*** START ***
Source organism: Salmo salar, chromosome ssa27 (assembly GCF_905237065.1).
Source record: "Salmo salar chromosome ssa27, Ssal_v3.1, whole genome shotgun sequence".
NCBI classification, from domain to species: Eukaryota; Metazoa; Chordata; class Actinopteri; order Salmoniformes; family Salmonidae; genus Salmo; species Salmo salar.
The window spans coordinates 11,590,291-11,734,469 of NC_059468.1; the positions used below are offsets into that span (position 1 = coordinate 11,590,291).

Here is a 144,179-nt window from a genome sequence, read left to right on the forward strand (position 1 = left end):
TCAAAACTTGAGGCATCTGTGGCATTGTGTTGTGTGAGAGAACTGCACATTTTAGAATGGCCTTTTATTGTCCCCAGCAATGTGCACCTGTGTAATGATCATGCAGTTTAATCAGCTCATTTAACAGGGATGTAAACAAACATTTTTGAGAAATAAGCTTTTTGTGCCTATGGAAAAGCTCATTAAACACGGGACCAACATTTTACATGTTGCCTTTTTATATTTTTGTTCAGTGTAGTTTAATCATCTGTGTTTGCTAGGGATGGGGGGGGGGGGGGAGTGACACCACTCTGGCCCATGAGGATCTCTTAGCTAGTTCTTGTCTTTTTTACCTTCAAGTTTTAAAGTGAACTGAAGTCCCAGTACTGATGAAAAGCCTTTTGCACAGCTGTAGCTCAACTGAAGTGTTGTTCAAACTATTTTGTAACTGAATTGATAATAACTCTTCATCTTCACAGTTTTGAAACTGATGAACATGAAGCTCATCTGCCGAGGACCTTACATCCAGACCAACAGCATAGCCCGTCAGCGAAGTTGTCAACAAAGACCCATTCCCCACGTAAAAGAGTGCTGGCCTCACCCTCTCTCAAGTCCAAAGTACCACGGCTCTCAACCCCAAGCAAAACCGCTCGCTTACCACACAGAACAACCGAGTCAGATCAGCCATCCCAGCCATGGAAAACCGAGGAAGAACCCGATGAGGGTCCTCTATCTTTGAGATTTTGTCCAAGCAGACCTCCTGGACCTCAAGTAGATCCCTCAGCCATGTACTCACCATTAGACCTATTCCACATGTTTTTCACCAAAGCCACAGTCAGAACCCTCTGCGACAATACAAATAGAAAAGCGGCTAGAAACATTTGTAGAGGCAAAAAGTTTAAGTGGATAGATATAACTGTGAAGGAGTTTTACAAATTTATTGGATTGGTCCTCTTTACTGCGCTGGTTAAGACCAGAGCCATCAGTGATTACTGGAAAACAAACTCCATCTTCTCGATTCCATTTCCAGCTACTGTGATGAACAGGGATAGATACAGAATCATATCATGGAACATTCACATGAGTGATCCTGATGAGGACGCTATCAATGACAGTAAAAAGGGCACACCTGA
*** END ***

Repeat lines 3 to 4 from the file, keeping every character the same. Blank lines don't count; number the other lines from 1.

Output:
NCBI classification, from domain to species: Eukaryota; Metazoa; Chordata; class Actinopteri; order Salmoniformes; family Salmonidae; genus Salmo; species Salmo salar.
The window spans coordinates 11,590,291-11,734,469 of NC_059468.1; the positions used below are offsets into that span (position 1 = coordinate 11,590,291).